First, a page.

At any rate, we have a long way to go, and hoping for a response by the end of September, 2007 from the Episcopal Church regarding this is indeed quite wistful.
Once again, the Primates' Meeting has fallen into the sad morass of placing the weight of attempting to "solve" the present conflict on the backs of those already marginalized and alienated by Christianity within the Church and around the world. Whatever and whomever this "scheme" seeks to serve, it will not signal the engagement in listening "to the experiences of homosexual persons" also called for in Lambeth Resolution I.10, and only briefly (and, to my mind, rather vaguely) mentioned in the communique.
Some clarity is gained by yet again articulating:
Lambeth Resolutions, Primates' Meetings and their Communiques, nor any bishop in another province of the Anglican Communion, and not even our own Presiding Bishop have binding canonical authority over the pastoral acts of bishops and the local clergy within their jurisdiction. We can talk about impaired communion and bring to bear the Windsor Report, etc., all we want, but that will not change this simple matter regarding our polity. . .nor the core autonomy that we share in common with every diocese and province of the Anglican Communion, regardless of where we or they fall on the questions around human sexuality.
The assertion that we have violated trust might be apt inasmuch as we lack transparency, or otherwise act entirely without collegiality and charity in mind, but that appears to me largely not to be the case. Lambeth I.10 was a majority resolution, to be sure, but arguing or trying to enforce the notion that dissension from it is impossible lends only hubris to the discussion, particularly if that dissension is localized (diocesan), openly articulated, and generally, I hope, put forward from a place of prayer and faith, and without malice.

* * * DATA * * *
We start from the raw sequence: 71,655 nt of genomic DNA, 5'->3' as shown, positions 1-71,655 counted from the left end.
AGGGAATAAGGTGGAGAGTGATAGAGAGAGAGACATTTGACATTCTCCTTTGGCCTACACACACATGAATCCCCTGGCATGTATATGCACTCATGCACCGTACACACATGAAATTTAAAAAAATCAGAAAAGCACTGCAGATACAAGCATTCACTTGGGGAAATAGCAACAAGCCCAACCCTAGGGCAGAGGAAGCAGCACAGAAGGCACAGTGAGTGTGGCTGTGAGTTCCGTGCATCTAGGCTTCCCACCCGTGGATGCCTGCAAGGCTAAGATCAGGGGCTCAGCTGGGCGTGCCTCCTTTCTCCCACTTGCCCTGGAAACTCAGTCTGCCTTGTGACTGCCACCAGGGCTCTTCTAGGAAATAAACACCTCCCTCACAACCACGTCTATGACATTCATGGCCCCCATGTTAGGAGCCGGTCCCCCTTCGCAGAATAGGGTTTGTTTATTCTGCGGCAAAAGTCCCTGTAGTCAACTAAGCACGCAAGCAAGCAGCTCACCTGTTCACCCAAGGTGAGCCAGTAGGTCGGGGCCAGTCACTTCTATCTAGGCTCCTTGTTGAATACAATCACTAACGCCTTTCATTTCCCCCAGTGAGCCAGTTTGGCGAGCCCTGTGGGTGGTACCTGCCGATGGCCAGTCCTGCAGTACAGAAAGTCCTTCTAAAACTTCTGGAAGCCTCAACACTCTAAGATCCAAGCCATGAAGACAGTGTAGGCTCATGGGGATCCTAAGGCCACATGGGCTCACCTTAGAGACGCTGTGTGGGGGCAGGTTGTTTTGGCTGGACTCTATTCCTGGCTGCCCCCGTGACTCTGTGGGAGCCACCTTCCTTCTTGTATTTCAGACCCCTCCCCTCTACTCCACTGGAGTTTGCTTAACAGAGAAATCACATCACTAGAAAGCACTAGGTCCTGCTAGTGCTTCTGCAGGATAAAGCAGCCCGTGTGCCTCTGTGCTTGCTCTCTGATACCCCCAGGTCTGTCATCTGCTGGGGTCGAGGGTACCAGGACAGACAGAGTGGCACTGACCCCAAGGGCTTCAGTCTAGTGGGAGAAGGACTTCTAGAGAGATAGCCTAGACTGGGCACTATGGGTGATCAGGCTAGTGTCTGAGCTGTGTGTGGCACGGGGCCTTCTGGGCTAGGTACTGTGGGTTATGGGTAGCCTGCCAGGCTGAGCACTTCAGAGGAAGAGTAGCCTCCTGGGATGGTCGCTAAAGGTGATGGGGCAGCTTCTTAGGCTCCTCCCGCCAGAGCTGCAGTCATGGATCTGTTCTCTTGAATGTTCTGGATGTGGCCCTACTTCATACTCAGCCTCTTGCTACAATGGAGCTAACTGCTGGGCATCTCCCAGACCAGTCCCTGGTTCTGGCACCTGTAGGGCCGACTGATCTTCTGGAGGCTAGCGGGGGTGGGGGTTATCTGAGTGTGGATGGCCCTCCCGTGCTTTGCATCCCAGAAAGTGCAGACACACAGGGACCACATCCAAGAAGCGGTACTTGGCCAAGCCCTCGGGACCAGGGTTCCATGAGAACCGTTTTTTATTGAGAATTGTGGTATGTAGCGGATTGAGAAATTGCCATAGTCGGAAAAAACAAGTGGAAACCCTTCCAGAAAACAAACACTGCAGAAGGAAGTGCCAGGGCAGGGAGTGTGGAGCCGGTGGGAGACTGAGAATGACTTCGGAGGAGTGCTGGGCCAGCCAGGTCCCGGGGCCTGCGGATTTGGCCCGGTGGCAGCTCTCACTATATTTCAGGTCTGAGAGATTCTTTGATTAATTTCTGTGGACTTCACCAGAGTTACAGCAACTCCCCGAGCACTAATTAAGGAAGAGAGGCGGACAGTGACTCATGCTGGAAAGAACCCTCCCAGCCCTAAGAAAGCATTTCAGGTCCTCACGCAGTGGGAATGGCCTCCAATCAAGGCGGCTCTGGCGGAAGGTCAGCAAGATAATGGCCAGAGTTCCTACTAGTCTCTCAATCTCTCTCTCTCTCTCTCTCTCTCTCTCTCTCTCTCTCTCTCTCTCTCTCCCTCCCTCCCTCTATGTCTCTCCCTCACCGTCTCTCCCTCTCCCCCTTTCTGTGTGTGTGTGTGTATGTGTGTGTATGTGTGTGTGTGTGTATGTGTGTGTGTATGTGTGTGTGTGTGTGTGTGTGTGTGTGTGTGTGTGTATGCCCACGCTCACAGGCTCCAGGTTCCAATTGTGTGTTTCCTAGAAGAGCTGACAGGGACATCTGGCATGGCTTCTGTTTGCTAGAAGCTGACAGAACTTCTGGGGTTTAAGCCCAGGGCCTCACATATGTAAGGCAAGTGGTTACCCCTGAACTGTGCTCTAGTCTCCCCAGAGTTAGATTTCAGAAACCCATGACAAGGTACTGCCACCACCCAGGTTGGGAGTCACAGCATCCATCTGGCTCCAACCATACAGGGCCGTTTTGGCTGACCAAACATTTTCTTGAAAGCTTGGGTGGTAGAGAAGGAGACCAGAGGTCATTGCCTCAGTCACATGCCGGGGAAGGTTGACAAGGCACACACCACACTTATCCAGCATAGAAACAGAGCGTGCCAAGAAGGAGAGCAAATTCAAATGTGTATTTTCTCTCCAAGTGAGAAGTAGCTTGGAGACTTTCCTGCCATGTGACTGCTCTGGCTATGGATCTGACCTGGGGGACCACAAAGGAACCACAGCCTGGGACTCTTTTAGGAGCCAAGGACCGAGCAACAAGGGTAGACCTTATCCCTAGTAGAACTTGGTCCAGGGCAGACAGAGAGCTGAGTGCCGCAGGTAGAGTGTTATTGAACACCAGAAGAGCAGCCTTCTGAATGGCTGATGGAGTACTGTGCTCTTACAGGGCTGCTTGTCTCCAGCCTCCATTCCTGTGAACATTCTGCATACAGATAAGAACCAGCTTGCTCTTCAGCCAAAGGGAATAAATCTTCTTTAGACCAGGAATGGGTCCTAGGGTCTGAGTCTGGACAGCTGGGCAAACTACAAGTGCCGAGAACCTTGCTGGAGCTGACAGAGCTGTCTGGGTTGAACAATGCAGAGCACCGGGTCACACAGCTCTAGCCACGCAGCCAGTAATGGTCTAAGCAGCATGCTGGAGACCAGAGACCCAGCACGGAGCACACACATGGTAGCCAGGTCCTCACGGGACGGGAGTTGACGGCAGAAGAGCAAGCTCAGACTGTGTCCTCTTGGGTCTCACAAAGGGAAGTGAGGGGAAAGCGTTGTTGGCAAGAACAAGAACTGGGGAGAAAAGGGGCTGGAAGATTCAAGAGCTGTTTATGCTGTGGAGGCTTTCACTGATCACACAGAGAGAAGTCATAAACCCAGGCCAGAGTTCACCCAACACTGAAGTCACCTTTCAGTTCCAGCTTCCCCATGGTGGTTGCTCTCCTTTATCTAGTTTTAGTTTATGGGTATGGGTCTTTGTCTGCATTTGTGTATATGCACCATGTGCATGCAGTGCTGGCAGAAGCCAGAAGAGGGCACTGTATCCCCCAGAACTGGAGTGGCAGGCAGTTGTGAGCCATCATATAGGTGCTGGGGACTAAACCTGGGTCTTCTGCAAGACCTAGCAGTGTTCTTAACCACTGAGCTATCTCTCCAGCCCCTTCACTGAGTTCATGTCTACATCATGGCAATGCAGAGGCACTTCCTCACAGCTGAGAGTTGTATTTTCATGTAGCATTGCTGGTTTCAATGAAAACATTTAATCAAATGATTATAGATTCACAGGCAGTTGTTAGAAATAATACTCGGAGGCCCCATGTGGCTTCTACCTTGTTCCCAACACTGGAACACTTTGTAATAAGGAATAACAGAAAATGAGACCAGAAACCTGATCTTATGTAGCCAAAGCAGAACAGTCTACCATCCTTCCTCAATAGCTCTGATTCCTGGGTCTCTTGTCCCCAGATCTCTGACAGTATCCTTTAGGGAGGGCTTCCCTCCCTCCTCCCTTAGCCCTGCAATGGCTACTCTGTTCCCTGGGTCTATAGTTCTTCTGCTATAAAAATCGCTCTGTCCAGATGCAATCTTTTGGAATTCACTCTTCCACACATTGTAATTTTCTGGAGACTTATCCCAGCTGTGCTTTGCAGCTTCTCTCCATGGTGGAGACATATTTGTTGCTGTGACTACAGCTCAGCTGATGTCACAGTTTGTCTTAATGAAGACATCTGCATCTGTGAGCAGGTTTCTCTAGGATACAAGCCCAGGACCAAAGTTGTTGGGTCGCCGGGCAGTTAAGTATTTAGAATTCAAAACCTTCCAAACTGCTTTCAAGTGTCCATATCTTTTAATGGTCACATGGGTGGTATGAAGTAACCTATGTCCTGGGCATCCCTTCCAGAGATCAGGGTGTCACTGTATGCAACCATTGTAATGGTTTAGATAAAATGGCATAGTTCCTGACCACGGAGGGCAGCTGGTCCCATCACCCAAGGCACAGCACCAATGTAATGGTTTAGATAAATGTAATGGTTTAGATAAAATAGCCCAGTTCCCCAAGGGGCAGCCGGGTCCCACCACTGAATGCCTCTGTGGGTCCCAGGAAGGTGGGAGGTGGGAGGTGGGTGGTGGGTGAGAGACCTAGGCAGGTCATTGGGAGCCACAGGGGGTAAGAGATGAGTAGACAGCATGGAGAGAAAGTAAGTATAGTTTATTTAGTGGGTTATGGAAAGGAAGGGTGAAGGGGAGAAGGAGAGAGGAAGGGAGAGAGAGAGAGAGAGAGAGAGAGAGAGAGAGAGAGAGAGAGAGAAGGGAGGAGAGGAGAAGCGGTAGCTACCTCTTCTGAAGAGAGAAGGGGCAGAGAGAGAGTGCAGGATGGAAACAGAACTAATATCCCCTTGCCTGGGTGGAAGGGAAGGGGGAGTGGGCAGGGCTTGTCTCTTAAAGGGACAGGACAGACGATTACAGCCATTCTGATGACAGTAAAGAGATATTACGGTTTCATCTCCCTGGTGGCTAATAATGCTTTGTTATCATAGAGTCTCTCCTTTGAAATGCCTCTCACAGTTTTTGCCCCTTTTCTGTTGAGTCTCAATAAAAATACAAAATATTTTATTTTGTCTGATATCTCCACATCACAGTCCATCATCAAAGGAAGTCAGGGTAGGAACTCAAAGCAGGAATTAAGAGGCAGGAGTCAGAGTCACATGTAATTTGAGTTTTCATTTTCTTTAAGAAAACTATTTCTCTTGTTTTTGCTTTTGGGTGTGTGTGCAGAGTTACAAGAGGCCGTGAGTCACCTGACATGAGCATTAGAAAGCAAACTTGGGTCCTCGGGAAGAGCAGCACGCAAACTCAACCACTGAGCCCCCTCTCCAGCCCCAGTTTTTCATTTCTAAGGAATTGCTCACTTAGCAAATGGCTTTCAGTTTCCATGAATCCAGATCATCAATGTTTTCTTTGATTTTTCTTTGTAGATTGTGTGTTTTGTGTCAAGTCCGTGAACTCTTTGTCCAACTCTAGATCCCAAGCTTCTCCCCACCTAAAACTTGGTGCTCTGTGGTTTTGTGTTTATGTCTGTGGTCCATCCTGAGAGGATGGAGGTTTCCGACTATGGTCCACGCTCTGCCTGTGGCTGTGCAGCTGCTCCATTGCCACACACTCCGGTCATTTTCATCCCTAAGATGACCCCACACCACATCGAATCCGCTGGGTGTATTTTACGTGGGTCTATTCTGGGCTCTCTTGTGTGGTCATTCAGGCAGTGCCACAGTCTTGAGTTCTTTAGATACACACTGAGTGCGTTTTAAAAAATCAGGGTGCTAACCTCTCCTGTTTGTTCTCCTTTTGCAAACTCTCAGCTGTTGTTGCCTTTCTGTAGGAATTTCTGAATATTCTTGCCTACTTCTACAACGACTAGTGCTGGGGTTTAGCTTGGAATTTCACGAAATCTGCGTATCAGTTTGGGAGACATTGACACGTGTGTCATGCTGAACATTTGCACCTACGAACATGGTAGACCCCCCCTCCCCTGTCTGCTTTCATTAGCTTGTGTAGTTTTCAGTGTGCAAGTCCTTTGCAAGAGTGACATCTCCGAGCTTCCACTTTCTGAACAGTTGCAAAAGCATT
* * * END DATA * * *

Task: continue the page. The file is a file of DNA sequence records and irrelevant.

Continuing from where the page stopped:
From another angle, to argue Lambeth I.10 trumps all at every level of the Communion assumes that the statement regarding sexuality in the resolution (upholding the traditional Christian teaching that expressing human sexuality may only be understood as holy in the context of heterosexual marriage) is a fait accompli. "Listening to the experience of homosexual persons" also articulated in the same resolution then simply becomes patronizing to our LGBT sisters and brothers, as there is no room for a change of heart or mind on the part of the listener, nor any potential faithful movement towards a renewed understanding of human sexuality. Nor can there be any exploration in how to bless covenanted relationships arising from that renewed understanding anywhere within the Anglican Communion. In short, this repeated use of Lambeth I.10 (with or without the context of the Windsor Report) as a measure of compliance attempts, in reality, to shut the door on the question.
Neither the bishops, priests, or couples involved in blessing same-sex unions attempt to do this against the Anglican Communion or seek to undermine it in doing so. That this is nevertheless implied in the sometimes bellicose statements and actions we have endured from some quarters is suggestive, it seems to me, of overinflated offense, and only reveals the heterosexism very much at work in our midst. Here's some wishful thinking on my part: would that the Primates study together the phenomena of sexism, racism, heterosexism, ageism, etc., and learn how to better identify these at work in their shared ministry, in our church's traditions, and in the contexts they each serve at home.